I wanted to know if we know any asymptotic formula/bound for the following sum

$$ \sum_{1 \leq a < n \\(a,n) = 1 } \phi(a) \ .$$

A trivial upper bound could be $$ \sum_{a=1}^{n} \phi(a) = \frac{3}{\pi^2} n^2 + O(n^{1+\epsilon}), $$ but I wanted to know if we could do better than that. Thanks in advance for the help!



  • $\begingroup$ You might enjoy working with the complementary sum, where a is 1 or a is not coprime to n. Gerhard "See If It Helps Any" Paseman, 2017.08.13. $\endgroup$ Aug 13, 2017 at 20:05
  • $\begingroup$ OEIS sequence A053570. $\endgroup$ Aug 13, 2017 at 23:02

1 Answer 1


The answer here is

$$\frac{3}{\pi^2}n^2\prod_{p\mid n} \frac{p}{p+1}+O(nd(n)\log\log n+ n\log n),$$

where $d(n)$ is a divisor function and product is over prime values of $p$.

To prove this, note first that

$$\sum_{\substack{a\leq n \\ (a,n)=1}} \varphi(a)=\sum_{a \leq n} \varphi(a)\sum_{d \mid (a,n)} \mu(d)=\sum_{d \mid n} \mu(d)\sum_{bd\leq n} \varphi(bd).$$

Now, using the identity

$$\varphi(a)=a\sum_{d \mid a}\frac{\mu(d)}{d}$$

we get

$$\sum_{bd \leq n} \varphi(bd)=\sum_{b \leq \frac{n}{d}}bd\sum_{c\mid bd} \frac{\mu(c)}{c}.$$

Changing order of summation, we obtain

$$\sum_{bd \leq n}\varphi(bd)=d\sum_{c \leq n}\frac{\mu(c)}{c}\sum_{\substack{b \leq n/d \\ \frac{c}{(c,d)} \mid b}}b.$$

As for any $x$ and $y$ the equality

$$\sum_{\substack{b \leq x \\ y \mid b}} b=\frac{x^2}{2y}+O(x)$$

holds, the inner sum equals

$$\sum_{\substack{b \leq n/d \\ \frac{c}{(c,d)} \mid b}}b=\frac{n^2(c,d)}{2cd^2}+O(\frac{n}{d}).$$


$$\sum_{bd \leq n} \varphi(bd)=\frac{n^2}{d}\sum_{c \leq n} \frac{\mu(c)(c,d)}{2c^2}+O(n\log n).$$

Let us now compute the sum in the RHS of this identity:

$$\sum_{c \leq n} \frac{\mu(c)(c,d)}{c^2}=\sum_{c=1}^{+\infty} \frac{\mu(c)(c,d)}{c^2}-\sum_{c>n} \frac{\mu(c)(c,d)}{c^2}=S_1-S_2$$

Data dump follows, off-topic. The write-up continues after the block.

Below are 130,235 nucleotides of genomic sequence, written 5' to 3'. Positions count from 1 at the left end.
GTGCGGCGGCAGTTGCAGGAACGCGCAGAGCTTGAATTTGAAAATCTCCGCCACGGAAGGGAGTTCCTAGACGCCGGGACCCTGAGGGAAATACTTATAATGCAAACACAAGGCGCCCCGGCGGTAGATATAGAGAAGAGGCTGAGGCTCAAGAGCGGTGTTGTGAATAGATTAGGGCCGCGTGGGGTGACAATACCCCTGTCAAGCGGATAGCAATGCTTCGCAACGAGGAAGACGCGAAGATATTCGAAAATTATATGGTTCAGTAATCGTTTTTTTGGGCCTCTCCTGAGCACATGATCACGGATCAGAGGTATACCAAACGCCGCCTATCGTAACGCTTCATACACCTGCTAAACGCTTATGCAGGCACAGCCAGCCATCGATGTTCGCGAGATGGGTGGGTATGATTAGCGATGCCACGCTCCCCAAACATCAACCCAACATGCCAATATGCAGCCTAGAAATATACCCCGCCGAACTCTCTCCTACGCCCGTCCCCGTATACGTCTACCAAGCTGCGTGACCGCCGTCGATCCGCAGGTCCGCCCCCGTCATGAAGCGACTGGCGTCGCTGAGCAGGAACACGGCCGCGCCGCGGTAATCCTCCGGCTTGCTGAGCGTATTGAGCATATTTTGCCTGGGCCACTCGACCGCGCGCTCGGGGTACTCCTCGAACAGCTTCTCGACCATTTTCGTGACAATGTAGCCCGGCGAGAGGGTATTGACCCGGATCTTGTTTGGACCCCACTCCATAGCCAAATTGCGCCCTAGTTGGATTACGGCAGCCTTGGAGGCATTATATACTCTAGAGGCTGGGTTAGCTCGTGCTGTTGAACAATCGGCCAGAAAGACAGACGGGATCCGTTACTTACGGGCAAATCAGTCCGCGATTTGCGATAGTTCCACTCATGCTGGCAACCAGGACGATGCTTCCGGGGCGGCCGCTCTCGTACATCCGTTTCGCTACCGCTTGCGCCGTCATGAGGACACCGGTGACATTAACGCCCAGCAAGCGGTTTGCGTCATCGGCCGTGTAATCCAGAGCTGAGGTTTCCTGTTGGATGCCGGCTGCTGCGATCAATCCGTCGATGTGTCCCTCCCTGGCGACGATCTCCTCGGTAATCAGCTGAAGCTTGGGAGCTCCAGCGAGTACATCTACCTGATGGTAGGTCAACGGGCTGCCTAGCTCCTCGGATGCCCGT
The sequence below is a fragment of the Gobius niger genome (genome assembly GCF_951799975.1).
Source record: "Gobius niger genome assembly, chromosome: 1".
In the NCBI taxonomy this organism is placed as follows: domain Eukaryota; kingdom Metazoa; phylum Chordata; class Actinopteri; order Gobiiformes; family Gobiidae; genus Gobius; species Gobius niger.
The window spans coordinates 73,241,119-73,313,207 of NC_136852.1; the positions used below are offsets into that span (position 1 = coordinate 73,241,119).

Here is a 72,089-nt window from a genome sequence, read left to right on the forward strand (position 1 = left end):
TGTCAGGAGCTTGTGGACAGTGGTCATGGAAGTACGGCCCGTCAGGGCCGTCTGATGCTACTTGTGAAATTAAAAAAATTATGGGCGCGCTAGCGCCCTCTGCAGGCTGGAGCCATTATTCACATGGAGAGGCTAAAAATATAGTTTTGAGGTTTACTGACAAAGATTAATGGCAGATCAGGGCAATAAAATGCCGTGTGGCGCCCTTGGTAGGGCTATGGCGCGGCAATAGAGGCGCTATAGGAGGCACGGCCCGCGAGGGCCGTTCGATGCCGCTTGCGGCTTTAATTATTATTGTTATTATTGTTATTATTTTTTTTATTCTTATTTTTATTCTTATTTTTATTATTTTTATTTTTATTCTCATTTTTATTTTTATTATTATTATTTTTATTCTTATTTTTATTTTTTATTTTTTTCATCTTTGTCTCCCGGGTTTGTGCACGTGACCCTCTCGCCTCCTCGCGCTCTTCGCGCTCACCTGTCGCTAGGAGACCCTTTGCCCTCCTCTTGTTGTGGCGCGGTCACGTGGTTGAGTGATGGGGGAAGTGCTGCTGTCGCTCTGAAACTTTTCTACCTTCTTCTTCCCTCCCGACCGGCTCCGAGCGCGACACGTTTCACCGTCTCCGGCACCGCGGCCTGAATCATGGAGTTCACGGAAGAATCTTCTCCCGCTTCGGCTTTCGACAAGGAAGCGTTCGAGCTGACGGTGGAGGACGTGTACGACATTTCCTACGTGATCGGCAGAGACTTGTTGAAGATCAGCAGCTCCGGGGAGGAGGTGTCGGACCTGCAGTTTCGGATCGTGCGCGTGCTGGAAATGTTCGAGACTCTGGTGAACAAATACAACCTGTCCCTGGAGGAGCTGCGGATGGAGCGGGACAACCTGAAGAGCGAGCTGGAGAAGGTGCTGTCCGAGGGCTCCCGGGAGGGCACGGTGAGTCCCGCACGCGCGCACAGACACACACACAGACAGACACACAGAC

(both series are obviously convergent) Now we should compute $S_1$ and estimate $S_2$. Note that the function $\frac{\mu(c)(c,d)}{c^2}$ is multiplicative due to the multiplicativity of $\mu(c), c^2$ and $(c,d)$. Thus,

$$S_1=\prod_p (1-\frac{(c,p)}{p^2})=\prod_p (1-1/p^2)\prod_{p \mid d}\frac{p}{p+1}=\frac{6}{\pi^2}\prod_{p \mid d} \frac{p}{p+1}.$$

To obtain the estimate for the $S_2$, observe that

$$|S_2|\leq \sum_{c>n} \frac{(c,d)}{c^2}\leq \sum_{t \mid d} \sum_{ft>n} \frac{t}{(ft)^2}=O\left(\frac{d(n)}{n}\right).$$


$$\sum_{bd \leq n} \varphi(bd)=\frac{3n^2}{\pi^2d}\prod_{p \mid d} \frac{p}{p+1}+O(nd(n)/d+n\log n).$$

Summing this over all $d$, we finally get

$$\sum_{\substack{a\leq n \\ (a,n)=1}} \varphi(a)=\frac{3n^2}{\pi^2}\sum_{d \mid n} \frac{\mu(d)}{d}\prod_{p \mid d} \frac{p}{p+1}+O(nd(n)\log\log n+n\log n)=\frac{3n^2}{\pi^2}f(n)+O(nd(n)\log\log n+\log n).$$

To get a bit more closed-form expression for $f(n)$ note that $f$ is again multiplicative and for any prime $p$ and positive $\alpha$ we have



$$f(n)=\prod_{p \mid n} \frac{p}{p+1},$$

as needed.


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